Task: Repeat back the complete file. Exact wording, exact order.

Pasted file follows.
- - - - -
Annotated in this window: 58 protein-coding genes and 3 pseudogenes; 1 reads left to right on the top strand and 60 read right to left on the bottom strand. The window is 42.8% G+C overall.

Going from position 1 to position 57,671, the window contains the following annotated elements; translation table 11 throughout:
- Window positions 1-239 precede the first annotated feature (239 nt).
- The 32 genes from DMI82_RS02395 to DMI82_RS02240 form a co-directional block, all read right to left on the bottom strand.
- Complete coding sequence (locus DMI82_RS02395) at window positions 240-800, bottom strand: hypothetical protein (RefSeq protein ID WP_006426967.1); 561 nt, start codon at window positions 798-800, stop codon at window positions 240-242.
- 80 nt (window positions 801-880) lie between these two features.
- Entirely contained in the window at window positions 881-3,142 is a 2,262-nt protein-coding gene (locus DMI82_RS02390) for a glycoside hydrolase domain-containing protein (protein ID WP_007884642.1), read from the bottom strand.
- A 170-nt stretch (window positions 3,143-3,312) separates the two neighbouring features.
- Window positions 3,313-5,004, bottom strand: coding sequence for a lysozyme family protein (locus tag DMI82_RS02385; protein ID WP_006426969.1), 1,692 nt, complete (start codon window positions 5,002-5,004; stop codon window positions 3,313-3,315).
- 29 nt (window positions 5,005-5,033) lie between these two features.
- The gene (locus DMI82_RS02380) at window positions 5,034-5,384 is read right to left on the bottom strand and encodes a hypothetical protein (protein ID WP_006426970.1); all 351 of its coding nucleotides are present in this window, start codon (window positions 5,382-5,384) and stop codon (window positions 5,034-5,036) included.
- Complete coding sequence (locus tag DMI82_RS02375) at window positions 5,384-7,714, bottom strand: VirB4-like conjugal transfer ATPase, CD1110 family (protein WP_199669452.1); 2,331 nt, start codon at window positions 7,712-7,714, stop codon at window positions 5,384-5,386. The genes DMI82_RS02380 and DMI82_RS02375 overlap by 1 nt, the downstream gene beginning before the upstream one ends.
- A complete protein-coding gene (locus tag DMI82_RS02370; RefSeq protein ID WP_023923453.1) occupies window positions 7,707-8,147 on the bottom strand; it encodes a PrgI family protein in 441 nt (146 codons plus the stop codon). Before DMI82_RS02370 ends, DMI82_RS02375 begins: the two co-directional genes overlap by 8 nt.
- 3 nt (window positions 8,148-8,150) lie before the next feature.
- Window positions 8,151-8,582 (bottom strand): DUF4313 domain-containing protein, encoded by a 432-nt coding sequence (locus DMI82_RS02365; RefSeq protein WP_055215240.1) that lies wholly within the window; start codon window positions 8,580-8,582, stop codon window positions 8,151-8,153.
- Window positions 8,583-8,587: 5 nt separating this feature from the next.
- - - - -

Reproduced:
Annotated in this window: 58 protein-coding genes and 3 pseudogenes; 1 reads left to right on the top strand and 60 read right to left on the bottom strand. The window is 42.8% G+C overall.

Going from position 1 to position 57,671, the window contains the following annotated elements; translation table 11 throughout:
- Window positions 1-239 precede the first annotated feature (239 nt).
- The 32 genes from DMI82_RS02395 to DMI82_RS02240 form a co-directional block, all read right to left on the bottom strand.
- Complete coding sequence (locus DMI82_RS02395) at window positions 240-800, bottom strand: hypothetical protein (RefSeq protein ID WP_006426967.1); 561 nt, start codon at window positions 798-800, stop codon at window positions 240-242.
- 80 nt (window positions 801-880) lie between these two features.
- Entirely contained in the window at window positions 881-3,142 is a 2,262-nt protein-coding gene (locus DMI82_RS02390) for a glycoside hydrolase domain-containing protein (protein ID WP_007884642.1), read from the bottom strand.
- A 170-nt stretch (window positions 3,143-3,312) separates the two neighbouring features.
- Window positions 3,313-5,004, bottom strand: coding sequence for a lysozyme family protein (locus tag DMI82_RS02385; protein ID WP_006426969.1), 1,692 nt, complete (start codon window positions 5,002-5,004; stop codon window positions 3,313-3,315).
- 29 nt (window positions 5,005-5,033) lie between these two features.
- The gene (locus DMI82_RS02380) at window positions 5,034-5,384 is read right to left on the bottom strand and encodes a hypothetical protein (protein ID WP_006426970.1); all 351 of its coding nucleotides are present in this window, start codon (window positions 5,382-5,384) and stop codon (window positions 5,034-5,036) included.
- Complete coding sequence (locus tag DMI82_RS02375) at window positions 5,384-7,714, bottom strand: VirB4-like conjugal transfer ATPase, CD1110 family (protein WP_199669452.1); 2,331 nt, start codon at window positions 7,712-7,714, stop codon at window positions 5,384-5,386. The genes DMI82_RS02380 and DMI82_RS02375 overlap by 1 nt, the downstream gene beginning before the upstream one ends.
- A complete protein-coding gene (locus tag DMI82_RS02370; RefSeq protein ID WP_023923453.1) occupies window positions 7,707-8,147 on the bottom strand; it encodes a PrgI family protein in 441 nt (146 codons plus the stop codon). Before DMI82_RS02370 ends, DMI82_RS02375 begins: the two co-directional genes overlap by 8 nt.
- 3 nt (window positions 8,148-8,150) lie before the next feature.
- Window positions 8,151-8,582 (bottom strand): DUF4313 domain-containing protein, encoded by a 432-nt coding sequence (locus DMI82_RS02365; RefSeq protein WP_055215240.1) that lies wholly within the window; start codon window positions 8,580-8,582, stop codon window positions 8,151-8,153.
- Window positions 8,583-8,587: 5 nt separating this feature from the next.